Our current generation of Kenyans adores tattoos.
Tattoos are cool. The problem is that many people spend a lot of time worrying about two things only – the pain of their first tattoo and the image they want. Those are important things to consider, but at least you can be fairly sure your tattoo artist will discuss them with you in detail before you begin. If you spend all your time thinking about the image and the pain, you’re missing out on these other important considerations.
1. How your parents will react.
Trust me, it matters. Especially if your parent is of the old school generation. Mothers especially tend to be more heartbroken if their children get tattoos, no matter how old the child is. Tattoos will change the way your family looks at you. Consider what they might think, and decide how much you care about their opinions before you get your work done. If you put a tattoo and your mother doesn’t like it, it might change her perception of you forever. If you are not sure how she will react but you are close to her, you can ask her if it’s okay. Or you could just put your tattoo in a place where your parent can’t see.
2. The meaning of the tattoo.
The ‘meaning’ is more important than the ‘image’. The pain, the cost, the time, the look, and everything else will literally be meaningless if you don’t take the time to consider why you must put body art on your skin. Your aim shouldn’t be to just look good. Neither should you do it because your friends have cool tats and you’d like some too. You should have something that motivates you, something that is close to your heart.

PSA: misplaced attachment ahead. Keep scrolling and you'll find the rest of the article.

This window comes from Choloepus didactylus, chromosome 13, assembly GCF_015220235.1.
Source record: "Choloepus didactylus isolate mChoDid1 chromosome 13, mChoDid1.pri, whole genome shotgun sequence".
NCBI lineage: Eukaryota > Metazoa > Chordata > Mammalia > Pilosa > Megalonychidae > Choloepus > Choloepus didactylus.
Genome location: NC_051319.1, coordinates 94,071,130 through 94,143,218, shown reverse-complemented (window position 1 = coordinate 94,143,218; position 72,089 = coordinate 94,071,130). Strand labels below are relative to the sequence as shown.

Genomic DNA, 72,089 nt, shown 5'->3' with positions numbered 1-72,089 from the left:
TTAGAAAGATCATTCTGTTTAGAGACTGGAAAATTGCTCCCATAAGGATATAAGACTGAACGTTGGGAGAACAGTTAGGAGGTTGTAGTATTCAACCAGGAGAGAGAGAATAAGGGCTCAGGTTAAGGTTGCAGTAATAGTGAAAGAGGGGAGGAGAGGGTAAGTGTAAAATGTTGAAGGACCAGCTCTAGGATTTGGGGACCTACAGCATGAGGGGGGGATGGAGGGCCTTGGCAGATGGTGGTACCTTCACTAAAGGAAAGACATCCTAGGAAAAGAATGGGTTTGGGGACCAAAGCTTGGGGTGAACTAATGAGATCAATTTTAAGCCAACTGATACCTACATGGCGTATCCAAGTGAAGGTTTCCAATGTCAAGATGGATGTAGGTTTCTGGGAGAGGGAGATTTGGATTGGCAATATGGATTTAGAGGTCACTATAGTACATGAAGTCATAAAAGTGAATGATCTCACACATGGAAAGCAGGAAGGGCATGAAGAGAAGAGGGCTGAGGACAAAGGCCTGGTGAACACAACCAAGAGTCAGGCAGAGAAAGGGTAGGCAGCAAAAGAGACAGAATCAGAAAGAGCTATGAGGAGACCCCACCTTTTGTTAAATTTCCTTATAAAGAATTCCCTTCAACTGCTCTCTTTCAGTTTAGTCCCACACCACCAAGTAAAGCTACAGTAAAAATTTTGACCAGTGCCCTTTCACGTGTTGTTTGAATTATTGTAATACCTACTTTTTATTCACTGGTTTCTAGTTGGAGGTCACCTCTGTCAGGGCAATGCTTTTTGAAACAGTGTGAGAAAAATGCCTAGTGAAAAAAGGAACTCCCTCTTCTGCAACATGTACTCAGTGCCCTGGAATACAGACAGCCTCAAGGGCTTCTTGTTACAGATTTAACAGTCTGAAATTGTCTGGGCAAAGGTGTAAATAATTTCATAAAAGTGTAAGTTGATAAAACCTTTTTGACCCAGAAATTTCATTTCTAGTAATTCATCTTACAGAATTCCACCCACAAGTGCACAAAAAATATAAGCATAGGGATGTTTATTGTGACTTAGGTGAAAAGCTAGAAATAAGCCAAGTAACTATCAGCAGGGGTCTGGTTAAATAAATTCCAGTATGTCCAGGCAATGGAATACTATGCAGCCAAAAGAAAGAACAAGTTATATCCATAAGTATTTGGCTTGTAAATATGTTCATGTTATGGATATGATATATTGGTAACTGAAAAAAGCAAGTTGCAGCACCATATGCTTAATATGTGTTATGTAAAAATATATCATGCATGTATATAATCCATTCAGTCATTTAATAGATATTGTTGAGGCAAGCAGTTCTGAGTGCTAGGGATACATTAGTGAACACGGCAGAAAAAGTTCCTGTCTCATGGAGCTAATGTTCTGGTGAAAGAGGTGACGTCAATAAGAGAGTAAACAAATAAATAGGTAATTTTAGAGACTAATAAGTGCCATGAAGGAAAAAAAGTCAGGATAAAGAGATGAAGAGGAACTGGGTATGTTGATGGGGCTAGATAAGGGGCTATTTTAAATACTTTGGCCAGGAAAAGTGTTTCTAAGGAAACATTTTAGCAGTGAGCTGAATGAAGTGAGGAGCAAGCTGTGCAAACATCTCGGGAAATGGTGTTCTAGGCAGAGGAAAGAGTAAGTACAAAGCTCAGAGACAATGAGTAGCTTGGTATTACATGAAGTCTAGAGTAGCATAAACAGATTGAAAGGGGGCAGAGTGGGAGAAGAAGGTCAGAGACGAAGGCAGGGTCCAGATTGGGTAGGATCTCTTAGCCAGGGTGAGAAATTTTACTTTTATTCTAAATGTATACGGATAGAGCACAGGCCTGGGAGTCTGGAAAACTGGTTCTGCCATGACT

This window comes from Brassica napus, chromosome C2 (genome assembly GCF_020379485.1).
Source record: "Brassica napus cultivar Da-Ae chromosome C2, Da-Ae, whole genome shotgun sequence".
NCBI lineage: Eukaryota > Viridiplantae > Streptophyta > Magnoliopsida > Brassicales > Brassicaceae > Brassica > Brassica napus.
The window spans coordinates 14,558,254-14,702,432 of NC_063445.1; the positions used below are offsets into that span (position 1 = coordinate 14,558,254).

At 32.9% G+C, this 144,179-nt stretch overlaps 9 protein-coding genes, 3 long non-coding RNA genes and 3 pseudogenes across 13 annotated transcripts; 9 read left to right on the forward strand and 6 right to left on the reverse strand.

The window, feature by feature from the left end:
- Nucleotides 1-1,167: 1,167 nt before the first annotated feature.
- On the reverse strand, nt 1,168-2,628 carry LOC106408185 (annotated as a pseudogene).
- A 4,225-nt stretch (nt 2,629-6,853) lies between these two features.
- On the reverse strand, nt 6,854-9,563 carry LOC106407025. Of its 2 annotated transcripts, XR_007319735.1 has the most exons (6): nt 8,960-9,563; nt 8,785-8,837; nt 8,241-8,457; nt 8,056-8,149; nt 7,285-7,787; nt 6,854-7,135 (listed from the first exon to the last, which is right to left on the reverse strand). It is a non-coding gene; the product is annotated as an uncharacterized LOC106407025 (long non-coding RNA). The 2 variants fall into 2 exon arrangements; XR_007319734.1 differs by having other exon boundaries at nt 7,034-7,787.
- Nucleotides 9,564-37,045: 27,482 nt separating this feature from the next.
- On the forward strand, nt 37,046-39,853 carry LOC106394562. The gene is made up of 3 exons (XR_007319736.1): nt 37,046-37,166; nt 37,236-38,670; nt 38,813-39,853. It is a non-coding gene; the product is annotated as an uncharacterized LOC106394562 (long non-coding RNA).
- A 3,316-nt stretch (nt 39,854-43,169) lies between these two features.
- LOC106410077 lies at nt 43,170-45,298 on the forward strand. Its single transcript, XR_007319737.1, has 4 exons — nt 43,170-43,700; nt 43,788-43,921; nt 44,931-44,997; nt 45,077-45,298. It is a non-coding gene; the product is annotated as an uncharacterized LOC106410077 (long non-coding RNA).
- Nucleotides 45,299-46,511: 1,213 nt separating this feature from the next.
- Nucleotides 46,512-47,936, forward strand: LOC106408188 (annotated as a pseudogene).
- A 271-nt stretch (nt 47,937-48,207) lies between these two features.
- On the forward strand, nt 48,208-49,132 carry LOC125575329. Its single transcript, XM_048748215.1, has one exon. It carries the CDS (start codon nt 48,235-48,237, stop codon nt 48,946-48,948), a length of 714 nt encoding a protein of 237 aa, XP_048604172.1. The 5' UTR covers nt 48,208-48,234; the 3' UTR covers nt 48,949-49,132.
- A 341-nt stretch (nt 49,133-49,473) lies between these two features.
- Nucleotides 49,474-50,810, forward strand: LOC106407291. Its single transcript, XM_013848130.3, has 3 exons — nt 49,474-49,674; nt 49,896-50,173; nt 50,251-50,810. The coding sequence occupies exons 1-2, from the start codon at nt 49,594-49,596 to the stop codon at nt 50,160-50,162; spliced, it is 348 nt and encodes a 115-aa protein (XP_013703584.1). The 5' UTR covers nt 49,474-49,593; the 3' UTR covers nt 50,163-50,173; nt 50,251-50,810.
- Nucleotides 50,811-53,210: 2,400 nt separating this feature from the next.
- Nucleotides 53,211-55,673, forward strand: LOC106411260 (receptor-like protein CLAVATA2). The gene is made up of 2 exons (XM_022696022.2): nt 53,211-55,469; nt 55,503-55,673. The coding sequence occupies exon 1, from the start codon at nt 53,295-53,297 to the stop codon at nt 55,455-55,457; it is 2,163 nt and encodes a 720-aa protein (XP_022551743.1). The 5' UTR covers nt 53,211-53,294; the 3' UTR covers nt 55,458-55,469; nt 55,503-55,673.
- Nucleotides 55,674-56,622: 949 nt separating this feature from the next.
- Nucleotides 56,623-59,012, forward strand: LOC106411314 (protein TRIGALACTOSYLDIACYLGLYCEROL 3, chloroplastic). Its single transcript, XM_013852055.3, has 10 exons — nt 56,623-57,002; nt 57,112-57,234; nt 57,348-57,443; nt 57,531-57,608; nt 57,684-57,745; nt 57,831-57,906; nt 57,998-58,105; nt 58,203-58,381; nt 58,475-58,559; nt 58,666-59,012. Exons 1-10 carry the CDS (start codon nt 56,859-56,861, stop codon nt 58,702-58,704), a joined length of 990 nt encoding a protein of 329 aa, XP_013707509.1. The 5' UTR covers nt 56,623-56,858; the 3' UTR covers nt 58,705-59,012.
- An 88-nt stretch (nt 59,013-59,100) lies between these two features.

3. Size of the tattoo.
The size should also depend on the message and location but good tattoos generally don’t need to be bigger than the size of your palm. A majority of people say that nice small tattoos tend to be cooler than big ones. Small tattoos also make it easier to appreciate.
4. Your profession.
Your tattoo can make a big difference in the impact it will have on your life. Tattoos that are out in the open have a big impact on the way your friends, co-workers, and employers look at you. This makes a difference if you work in a profession where it’s important to look professional. Having a large eagle on your head might not look so great for a lawyer. Likewise, tattooing your face up like a zombie will work best if you are a celebrity rather than when you are a doctor.
5. Your tattoo artist’s experience.
Make sure your artist has the experience, training, artistic talent, and attitude that sits well with you. Don’t just rush to the nearest artist and get started. You might end up working with someone who doesn’t understand you and what you want, or you might get ripped off in price because they don’t like to do the kind of work you want done. Likewise, going for cheaper tattoos might mean your artist has less experience than you’d prefer. Take the time to find and get to know the tattoo artists you want to work with.
6. Location on the body.
Location matters too. You don’t want to put your tattoos in places that will make people say “what the hell?” there’s never a need to be outrageous. You might regret it. To be safe, if you want your tattoo to be seen, just put it in one of the most general places.
7. Potential addiction.
Pain and art, like most things in this shared reality, can become addicting very easily. So if you’re going in for your first, make sure you consider whether or not there will ever be a second. Usually, by the time you get a second tattoo done, you know you’re already hooked.